Located adjacent to Christ Church Cathedral and within the city centre, Cathedral Park is the site of Newcastle’s first cemetery and the resting place of 3300 of the city’s early residents. The park occupies a spectacular position adjacent the Christ Church Cathedral which attracts upwards of 80,000 visitors each year. This visitation and the stories waiting to be told present the opportunity to provide a showpiece for the city.
Cathedral Park comprises two parcels of land, the former Christ Church Cemetery (acquired in 1966) and the adjoining site of the former cottage ‘Mulimbah’ (acquired in 1990). The park is now classified as Community Land and is zoned as open space parkland.
Council acquired the site from the Anglican Church following the creation of the Christ Church Cemetery Conversion Act 1966. Works on site to convert the cemetery from burial ground to parkland commenced in 1972. Nearly 100 headstones were moved from the site of their associated burial and placed in rows on the east boundary of the park. Sadly, moving the headstones led to their deterioration and loss of association with the site of burial.
In response to the condition of the park and the headstones, Council prepared a Conservation Management Plan to guide the long term management approach. The key finding was that the headstones be treated as artefacts through conservation and recommended each headstone be returned to the recorded site of burial. The conservation plan provided the impetus for the development of the Master Plan in 2011-12 and efforts to secure funding.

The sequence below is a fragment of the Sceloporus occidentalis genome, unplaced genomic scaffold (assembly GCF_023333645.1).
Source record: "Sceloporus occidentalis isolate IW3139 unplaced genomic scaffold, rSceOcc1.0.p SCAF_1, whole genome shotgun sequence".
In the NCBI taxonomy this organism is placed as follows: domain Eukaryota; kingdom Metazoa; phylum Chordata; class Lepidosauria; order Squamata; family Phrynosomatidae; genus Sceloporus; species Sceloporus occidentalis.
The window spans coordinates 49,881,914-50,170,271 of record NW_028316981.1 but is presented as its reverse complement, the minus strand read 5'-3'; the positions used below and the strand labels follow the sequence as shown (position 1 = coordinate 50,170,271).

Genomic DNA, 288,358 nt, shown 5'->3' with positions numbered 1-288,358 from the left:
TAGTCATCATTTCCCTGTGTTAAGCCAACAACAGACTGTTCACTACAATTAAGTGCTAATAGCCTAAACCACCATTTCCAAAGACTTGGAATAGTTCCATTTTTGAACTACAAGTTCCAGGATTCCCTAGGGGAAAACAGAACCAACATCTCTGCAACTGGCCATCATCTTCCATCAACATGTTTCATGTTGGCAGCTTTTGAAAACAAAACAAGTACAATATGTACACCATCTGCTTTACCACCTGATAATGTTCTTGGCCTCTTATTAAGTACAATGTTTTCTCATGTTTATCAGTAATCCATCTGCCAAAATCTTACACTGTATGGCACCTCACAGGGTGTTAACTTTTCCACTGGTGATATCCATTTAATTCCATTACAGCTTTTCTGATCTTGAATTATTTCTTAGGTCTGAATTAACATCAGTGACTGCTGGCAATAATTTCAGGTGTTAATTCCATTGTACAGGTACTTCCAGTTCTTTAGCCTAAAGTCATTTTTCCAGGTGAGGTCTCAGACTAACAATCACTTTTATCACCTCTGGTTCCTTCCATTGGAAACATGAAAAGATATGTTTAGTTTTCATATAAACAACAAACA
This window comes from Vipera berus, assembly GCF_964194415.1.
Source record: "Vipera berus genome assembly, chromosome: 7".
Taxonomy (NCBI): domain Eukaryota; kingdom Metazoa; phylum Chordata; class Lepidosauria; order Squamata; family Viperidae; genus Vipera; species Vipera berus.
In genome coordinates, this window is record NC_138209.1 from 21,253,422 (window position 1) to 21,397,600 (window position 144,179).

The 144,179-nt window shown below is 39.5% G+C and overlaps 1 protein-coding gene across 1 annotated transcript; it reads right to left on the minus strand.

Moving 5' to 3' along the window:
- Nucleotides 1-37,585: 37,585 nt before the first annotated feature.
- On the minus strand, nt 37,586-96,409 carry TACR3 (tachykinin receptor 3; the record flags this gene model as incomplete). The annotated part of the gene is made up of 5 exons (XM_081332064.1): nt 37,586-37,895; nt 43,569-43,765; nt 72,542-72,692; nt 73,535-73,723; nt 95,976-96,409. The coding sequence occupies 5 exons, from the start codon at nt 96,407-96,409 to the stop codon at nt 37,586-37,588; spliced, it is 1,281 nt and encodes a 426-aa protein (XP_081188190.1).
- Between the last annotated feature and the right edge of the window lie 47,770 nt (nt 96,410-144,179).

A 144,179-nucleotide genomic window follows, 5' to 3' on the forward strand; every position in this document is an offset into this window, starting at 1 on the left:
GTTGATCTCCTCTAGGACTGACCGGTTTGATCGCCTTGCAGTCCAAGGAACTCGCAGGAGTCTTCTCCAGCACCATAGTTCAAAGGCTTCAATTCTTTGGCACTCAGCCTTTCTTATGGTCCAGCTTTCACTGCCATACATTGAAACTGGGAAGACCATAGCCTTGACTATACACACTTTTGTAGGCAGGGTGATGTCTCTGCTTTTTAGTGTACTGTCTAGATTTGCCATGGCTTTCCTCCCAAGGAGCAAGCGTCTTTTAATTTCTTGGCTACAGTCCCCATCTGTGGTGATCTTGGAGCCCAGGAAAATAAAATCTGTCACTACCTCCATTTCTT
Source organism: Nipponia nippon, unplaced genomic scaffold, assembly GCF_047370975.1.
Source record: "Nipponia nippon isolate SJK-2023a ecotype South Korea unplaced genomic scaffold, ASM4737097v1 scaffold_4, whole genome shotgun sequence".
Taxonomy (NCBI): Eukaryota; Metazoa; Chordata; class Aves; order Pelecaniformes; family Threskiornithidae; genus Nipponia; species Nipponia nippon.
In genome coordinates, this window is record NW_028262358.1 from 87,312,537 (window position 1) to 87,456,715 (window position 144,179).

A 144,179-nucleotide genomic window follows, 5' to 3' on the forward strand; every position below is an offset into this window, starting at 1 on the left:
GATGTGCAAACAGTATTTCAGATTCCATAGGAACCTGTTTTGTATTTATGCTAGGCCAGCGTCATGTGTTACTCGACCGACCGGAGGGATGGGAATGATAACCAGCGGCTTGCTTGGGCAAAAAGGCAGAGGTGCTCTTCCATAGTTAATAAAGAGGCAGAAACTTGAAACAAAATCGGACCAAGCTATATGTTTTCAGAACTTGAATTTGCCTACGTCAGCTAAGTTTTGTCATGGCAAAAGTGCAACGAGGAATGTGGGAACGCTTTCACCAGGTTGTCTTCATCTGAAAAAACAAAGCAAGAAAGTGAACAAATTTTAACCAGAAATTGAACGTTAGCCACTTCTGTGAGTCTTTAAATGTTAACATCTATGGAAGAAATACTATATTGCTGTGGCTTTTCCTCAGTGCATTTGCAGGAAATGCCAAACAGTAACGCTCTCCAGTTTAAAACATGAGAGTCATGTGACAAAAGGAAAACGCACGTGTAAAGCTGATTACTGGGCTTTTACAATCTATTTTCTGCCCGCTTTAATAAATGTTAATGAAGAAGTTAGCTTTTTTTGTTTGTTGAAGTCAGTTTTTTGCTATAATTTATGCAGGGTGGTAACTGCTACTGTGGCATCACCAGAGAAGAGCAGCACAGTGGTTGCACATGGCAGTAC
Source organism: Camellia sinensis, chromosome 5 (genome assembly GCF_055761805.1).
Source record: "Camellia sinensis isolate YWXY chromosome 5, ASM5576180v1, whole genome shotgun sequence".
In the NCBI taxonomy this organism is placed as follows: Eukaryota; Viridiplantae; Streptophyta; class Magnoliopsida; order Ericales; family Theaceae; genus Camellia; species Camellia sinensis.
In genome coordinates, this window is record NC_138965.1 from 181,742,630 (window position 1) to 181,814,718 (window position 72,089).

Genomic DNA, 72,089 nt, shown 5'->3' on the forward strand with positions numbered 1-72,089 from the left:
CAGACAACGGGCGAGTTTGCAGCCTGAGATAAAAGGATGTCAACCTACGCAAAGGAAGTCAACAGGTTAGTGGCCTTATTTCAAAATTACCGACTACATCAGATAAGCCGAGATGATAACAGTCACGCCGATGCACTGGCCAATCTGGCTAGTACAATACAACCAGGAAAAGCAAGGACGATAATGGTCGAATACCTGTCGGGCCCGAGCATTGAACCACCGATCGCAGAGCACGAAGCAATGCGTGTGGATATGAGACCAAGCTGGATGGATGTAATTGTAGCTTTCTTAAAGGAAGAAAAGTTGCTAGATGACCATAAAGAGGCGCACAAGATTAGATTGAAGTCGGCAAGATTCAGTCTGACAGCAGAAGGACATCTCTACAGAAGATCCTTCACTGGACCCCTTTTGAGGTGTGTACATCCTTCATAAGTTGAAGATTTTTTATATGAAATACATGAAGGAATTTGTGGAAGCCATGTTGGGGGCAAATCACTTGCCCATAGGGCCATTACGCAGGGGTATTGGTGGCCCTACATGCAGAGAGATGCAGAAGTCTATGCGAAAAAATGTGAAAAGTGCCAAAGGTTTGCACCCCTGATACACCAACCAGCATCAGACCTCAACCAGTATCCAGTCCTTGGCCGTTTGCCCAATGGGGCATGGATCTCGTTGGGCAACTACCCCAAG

Highlights of the Master Plan
- stabilise the surviving headstone monuments commensurate with their state heritage significance
- move the headstones back to the recorded burial position as a means of recovering as much of the cemetery layout as possible
- create a beautiful, contemporary and engaging public space which integrates parkland uses with heritage conservation and interpretation.
- minimise park maintenance costs
- create an outstanding and dynamic attraction that will complement the revitalisation of the city centre
The first stage of the project was completed in April 2013 and the results are outstanding. Ten headstones are reinstated to the site of burial along with the Hannell monument which has been carefully re-carved by stonemasons Delic and Co. Although just the beginning of the revitalisation program, visitors can now experience a fragment of the cemetery as it was in 1966. Stage I has been funded by a $150,000 grant from the NSW Heritage Council and Council's major asset preservation program.
The next stage of works are underway and will deliver improved access to the park, new pathways, signage and viewing decks areas. The Federal Government has also recognised the benefits of this project for Newcastle and allocated funding of $227,000 under the 2012-13 Your Community Heritage program.
Efforts to attract funding for stage three are currently underway. This final stage will complete the headstone conservation and two major public artworks to present aspects of the site's history. These artworks are included in the Master Plan.
The Christ Church Cathedral, Moveable Collections, Cemetery and Park are listed on the State Heritage Register in recognition of the importance of the place to the people of New South Wales.
City Administration Centre
282 King Street
Newcastle NSW 2300
Tel: 02 4974 2000
ABC Presenter Carol Duncan visited the site with Heritage Strategist Sarah Cameron
The Newcastle Herald have also covered the project